Oxford Literary Festival: Day Seven
"What could have been an astonishingly dry talk was actually invigorating, refreshing and hugely entertaining."
Lucy Lethbridge: Spit and Polish
Now this was inspired.
Holding a talk entitled Spit and Polish by Lucy Lethbridge in the hallowed chapel of Exeter College - probably one of the most beautiful and jaw-dropping in Oxford.
Certainly this was one destination that is as polished and glistening as Walt Disney could have dreamt up.
So much so in fact, I gave my shoes a little buff-up before settling down for the talk.
Ms Lethbridge went back to the 19th-century British home when it required an army of servants to keep it clean and tidy (obviously, a big house and not an ordinary two up, two down terrace).
She explained that while the way we keep our homes looking good may have changed, there's still much to be gained by going back to the old techniques and skills, such as how to get rid of water marks or heat rings on polished wood and how vinegar could save your life (invaluable...).
With a bit of social history thrown in as well - as if to ensure the audience got its money's worth - it was a cracking way to start Friday at the festival.
Off-beat, funny and astonishingly, very, very practical (check my cutlery afterwards if proof is needed).
Princess Michael of Kent: Quicksilver: A Novel (Anjou 3)
Well, I might as well come clean straightaway.
I only attended this event because it involved royalty - Her Royal Highness Princess Michael of Kent to be exact.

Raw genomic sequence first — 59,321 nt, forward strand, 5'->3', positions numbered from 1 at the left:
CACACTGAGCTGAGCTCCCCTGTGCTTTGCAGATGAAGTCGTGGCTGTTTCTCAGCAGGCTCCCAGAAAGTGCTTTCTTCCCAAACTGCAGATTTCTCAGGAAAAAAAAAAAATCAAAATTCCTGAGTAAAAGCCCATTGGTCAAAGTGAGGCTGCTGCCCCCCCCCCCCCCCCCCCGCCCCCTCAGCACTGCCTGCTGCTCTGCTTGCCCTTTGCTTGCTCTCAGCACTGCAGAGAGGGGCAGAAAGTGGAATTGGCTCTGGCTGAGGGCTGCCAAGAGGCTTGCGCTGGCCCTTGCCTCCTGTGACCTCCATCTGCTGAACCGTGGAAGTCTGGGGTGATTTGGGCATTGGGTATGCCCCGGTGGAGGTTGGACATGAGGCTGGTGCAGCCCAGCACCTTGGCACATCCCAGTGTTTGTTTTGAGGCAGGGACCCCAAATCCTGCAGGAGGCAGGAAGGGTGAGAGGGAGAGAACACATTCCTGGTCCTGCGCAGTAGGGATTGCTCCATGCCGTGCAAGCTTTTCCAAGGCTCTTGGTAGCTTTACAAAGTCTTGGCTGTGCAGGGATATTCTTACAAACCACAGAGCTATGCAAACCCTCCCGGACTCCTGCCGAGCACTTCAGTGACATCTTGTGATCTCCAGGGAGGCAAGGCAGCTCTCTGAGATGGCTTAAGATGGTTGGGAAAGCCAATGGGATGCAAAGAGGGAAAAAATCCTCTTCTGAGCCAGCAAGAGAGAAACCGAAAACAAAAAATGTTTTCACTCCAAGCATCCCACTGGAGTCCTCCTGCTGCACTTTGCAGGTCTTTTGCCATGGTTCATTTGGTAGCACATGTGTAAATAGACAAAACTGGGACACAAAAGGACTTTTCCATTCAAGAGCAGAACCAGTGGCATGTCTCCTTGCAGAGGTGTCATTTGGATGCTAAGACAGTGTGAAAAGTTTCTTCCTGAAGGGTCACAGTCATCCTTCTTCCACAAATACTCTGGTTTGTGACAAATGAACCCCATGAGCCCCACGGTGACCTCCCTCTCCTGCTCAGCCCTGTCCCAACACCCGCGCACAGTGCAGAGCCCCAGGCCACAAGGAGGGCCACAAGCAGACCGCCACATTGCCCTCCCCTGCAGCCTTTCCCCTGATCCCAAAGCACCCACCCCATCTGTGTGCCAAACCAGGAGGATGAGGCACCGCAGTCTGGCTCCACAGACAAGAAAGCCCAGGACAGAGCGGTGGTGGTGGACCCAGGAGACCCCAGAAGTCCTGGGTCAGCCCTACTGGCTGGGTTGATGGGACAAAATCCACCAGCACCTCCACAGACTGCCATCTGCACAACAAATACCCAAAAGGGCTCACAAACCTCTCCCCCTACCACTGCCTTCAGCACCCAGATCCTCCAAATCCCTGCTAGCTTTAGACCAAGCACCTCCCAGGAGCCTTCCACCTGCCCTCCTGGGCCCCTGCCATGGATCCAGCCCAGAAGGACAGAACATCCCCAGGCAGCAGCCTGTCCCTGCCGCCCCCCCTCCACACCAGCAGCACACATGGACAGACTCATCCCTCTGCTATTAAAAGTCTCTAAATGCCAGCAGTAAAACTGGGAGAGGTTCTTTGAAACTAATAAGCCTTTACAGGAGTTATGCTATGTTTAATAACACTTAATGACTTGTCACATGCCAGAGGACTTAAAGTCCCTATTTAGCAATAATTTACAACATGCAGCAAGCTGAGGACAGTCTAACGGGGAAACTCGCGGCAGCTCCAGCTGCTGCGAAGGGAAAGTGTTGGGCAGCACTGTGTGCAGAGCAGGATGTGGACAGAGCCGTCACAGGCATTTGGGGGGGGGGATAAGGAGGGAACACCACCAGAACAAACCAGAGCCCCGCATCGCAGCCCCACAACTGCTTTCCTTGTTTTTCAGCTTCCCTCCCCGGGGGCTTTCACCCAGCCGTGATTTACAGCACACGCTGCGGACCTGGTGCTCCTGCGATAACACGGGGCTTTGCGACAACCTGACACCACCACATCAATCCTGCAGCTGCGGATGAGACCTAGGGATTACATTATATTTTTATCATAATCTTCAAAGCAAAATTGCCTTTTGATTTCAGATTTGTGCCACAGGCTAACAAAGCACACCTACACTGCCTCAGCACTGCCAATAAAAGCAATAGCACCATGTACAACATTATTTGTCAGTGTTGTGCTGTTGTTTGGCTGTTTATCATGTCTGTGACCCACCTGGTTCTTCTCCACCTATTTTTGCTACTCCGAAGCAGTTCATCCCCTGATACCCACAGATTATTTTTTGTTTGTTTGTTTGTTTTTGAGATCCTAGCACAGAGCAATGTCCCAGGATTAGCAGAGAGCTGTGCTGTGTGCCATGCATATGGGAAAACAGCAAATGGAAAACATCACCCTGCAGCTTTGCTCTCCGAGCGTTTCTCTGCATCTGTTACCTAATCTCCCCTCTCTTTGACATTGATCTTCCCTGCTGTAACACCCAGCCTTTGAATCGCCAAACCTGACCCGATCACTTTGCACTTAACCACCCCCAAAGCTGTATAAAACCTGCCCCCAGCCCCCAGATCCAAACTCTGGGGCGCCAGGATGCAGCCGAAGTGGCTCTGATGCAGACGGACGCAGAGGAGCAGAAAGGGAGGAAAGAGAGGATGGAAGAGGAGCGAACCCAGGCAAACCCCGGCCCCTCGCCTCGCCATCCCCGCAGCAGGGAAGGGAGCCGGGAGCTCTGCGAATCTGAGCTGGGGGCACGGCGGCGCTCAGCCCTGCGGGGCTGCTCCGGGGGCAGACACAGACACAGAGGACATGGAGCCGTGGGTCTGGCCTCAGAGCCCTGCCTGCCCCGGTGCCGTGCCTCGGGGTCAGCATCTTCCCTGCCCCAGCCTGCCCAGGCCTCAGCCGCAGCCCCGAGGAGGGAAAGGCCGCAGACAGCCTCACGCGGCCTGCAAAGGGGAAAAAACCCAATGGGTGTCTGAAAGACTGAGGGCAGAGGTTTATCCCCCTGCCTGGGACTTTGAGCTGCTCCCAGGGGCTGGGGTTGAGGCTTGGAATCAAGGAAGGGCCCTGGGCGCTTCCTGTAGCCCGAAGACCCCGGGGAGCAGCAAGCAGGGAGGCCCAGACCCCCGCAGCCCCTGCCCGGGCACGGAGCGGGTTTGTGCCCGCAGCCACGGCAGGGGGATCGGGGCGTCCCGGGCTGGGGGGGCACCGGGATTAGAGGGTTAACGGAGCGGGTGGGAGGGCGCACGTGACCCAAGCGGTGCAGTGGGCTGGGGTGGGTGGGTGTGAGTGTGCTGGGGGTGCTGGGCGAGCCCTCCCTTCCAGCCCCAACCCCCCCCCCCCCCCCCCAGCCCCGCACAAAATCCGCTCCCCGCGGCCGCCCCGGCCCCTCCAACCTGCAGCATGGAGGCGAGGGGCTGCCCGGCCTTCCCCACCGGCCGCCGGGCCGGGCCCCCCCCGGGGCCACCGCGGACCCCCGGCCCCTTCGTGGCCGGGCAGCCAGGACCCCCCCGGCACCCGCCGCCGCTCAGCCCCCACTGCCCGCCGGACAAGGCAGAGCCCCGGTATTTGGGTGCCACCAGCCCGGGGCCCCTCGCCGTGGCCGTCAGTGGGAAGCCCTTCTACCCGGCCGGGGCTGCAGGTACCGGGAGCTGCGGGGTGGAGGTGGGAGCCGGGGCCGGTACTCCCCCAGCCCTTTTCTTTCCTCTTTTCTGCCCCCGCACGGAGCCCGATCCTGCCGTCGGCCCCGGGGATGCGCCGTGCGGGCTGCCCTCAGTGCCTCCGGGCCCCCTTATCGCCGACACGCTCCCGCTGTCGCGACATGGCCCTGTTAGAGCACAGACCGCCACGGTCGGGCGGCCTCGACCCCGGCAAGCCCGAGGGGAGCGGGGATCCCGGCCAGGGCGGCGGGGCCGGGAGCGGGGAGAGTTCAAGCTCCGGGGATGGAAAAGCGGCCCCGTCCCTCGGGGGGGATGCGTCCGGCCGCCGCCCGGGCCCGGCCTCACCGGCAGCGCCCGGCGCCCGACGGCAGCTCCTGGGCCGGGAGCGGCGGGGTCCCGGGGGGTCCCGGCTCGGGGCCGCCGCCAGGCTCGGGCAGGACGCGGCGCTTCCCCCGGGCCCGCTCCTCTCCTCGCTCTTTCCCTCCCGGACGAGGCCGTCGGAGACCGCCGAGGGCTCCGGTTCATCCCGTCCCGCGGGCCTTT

And I might as well come clean again: I wasn't expecting much (well, anything to be exact).
But there's nothing quite as sobering - and refreshing - as being proved wrong. And on this occasion, you might as well serve me a large slice of crow pie. That's how good she was.
HRH was talking about the third and final volume of her Anjou trilogy, which frankly I've never heard of but might actually pick up later today, so vibrant was her talk.
In short, this story centres on merchant Jacques Couer, a man of humble origins who rises to become a trusted confidante of the Anjou royal family and one of the most powerful figures in 15th century France.
What could have been an astonishingly dry talk was actually invigorating, refreshing and hugely entertaining.
There was a bit of a kerfuffle when it turned out that the 'Royal' pointer, vital for pointing out the borders of France, appeared to have gone missing from the lecturn, but apart from that, it was all rather smooth.
I sat next to HRH's Lady-in-Waiting which was a bit of a thrill for me but clearly a source of huge tension for her.
Still, great 60 minutes. Thanks Ma'am.
Joan Bakewell Stop the Clocks: Thoughts on What I Leave Behind
The ticket price was £12 but frankly that was giving it away.
If it had been three times this or more, it would still have been a steal.
And obviously everyone knew it because the talk was a sell-out long before the festival even started.
It's easy to wax lyrical about an event such as this but that would require too many words and hyperbole.
Better to just shoot from from the hip - it was a privilege.
Veteran broadcaster, journalist and writer Joan Bakewell took to the stage at Oxford's Natural History Museum and simply stole the show.
At 83, and still boasting all the vivacity, smarts and sassiness of someone 50 years her junior, she was relaxed, funny, and deliciously unassuming.
A president of Birbeck College and a Labour peer, she spoke about her life and why her new book Stop The Clocks solidifies the lessons she's learned.
The audience was enthralled and Telegraph interviewer Matthew Stadlen appropriately adroit, ensuring a relaxed but revealing 60 minutes of fascinating observation and comment.
There's not much more to say. Other than the obvious: that this was an unqualified masterclass in spirit and substance...
Related Articles: Oxford Literary Festival: Day Six